Charlotte Higgins reports in The Guardian that the ICA has warned staff it could be the first major British cultural organisation to fall victim to the recession. Staff members have been told that a financial deficit currently at around £600,000 might rise to £1.2m and if radical steps are not taken the ICA could be closed by May.
Minutes of a sometimes bad-tempered staff meeting held last month have been seen by the Guardian. The meeting was also attended by Alan Yentob, the BBC creative director, and Tessa Ross, Channel 4’s head of film and drama, both of whom sit on the ICA’s council.
The meeting saw ICA director Ekow Eshun explain that a staff bill of £2.5m will have to be reduced by £1m for the organisation to survive. Without a wholesale restructuring, he argued, the ICA could be the first major British cultural organisation to fall victim to the recession.
The ICA’s management is now consulting on staff redundancies, with the process due to be completed by the end of March.
The financial problems emerged, Eshun told the Guardian yesterday, as a result of “a perfect storm of events that all came together”.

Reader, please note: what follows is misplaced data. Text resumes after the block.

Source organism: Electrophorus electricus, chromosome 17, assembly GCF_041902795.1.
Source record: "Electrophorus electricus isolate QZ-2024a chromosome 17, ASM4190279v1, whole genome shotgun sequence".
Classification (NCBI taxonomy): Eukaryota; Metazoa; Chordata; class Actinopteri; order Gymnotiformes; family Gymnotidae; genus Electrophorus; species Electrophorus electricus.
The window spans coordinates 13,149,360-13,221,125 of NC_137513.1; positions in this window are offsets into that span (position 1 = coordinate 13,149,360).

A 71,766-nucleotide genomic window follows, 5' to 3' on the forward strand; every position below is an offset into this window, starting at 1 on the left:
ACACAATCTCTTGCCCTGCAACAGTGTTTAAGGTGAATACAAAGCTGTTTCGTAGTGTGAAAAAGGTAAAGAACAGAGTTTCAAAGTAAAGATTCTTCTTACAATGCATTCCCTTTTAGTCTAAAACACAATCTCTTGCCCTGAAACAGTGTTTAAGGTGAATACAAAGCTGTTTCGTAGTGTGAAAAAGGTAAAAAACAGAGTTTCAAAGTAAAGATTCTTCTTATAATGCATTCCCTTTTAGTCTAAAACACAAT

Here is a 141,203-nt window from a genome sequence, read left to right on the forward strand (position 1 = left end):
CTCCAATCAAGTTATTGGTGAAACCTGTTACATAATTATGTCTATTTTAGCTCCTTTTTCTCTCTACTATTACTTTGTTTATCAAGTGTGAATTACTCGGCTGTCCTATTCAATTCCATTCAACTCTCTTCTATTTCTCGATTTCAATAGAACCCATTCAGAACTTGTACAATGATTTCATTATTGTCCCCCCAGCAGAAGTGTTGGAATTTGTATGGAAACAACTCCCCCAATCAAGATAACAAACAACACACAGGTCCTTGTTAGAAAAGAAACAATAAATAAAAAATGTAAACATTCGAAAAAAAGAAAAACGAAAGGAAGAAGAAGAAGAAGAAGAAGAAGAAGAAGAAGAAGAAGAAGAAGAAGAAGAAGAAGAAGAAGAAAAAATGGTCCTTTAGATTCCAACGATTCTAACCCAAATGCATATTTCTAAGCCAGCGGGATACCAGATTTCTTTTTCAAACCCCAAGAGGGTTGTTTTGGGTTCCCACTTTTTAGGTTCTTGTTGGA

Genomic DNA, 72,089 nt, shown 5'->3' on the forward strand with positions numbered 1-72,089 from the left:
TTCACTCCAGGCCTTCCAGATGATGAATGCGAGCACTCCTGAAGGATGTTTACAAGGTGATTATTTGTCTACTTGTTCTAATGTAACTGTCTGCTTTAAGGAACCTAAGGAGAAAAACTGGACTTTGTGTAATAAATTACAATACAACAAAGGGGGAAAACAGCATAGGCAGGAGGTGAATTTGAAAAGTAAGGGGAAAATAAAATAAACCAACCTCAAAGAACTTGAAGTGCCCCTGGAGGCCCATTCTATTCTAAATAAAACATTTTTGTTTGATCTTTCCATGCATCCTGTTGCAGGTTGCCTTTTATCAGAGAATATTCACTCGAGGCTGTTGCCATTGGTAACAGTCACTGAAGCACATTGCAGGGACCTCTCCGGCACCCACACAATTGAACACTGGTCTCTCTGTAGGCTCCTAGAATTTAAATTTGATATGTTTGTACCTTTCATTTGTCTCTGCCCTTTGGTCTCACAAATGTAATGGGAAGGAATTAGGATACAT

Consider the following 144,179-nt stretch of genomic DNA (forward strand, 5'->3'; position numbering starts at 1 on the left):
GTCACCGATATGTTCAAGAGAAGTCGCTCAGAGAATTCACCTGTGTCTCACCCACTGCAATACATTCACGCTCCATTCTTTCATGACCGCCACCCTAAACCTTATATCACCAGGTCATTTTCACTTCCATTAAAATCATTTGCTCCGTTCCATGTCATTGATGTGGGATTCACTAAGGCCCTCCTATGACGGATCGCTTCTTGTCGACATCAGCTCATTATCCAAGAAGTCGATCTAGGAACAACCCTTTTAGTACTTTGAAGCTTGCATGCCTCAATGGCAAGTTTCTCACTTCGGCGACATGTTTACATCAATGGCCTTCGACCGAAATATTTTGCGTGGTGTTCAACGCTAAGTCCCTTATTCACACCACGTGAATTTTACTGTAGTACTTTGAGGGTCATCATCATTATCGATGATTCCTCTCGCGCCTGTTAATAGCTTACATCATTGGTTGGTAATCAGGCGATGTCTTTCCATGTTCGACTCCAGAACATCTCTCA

A fundraising auction of works donated by artists including Damien Hirst in October 2008 failed to raise its estimated £1.3m, instead realising about £673,300.
Over the 2008-9 financial year, the ICA raised only £200,000, or half the projected revenue, from hiring out its premises on The Mall in London for commercial use, a problem put down to the recession.
Eshun said that other traditional streams of income, such as the bookshop and the ICA film distribution arm, also suffered because of the recession.
The ICA has been granted a package of £1.2m over two years by Arts Council England’s (ACE) Sustain fund, which is designed to help arts organisations hit by the recession. The total turnover of the ICA is £4.5m, and it receives an annual ACE grant of £1.3m.
But Eshun said the problems at the ICA ran deeper than the current financial climate, and in May last year, even before the scale of the immediate financial problems had emerged, a consultancy firm was commissioned to report on structural problems within the organisation.